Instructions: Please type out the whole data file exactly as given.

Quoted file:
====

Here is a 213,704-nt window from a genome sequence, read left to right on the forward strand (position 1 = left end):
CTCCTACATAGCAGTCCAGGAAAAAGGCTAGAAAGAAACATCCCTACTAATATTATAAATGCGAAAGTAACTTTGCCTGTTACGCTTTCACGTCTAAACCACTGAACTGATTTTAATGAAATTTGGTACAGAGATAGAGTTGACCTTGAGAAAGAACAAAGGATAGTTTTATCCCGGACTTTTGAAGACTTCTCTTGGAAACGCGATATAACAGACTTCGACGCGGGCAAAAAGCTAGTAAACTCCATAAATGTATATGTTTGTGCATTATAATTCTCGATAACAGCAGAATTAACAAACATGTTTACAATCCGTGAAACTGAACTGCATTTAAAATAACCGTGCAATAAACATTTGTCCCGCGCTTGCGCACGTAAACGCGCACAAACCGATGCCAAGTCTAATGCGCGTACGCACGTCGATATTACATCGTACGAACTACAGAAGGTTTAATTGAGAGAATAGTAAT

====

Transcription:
Here is a 213,704-nt window from a genome sequence, read left to right on the forward strand (position 1 = left end):
CTCCTACATAGCAGTCCAGGAAAAAGGCTAGAAAGAAACATCCCTACTAATATTATAAATGCGAAAGTAACTTTGCCTGTTACGCTTTCACGTCTAAACCACTGAACTGATTTTAATGAAATTTGGTACAGAGATAGAGTTGACCTTGAGAAAGAACAAAGGATAGTTTTATCCCGGACTTTTGAAGACTTCTCTTGGAAACGCGATATAACAGACTTCGACGCGGGCAAAAAGCTAGTAAACTCCATAAATGTATATGTTTGTGCATTATAATTCTCGATAACAGCAGAATTAACAAACATGTTTACAATCCGTGAAACTGAACTGCATTTAAAATAACCGTGCAATAAACATTTGTCCCGCGCTTGCGCACGTAAACGCGCACAAACCGATGCCAAGTCTAATGCGCGTACGCACGTCGATATTACATCGTACGAACTACAGAAGGTTTAATTGAGAGAATAGTAAT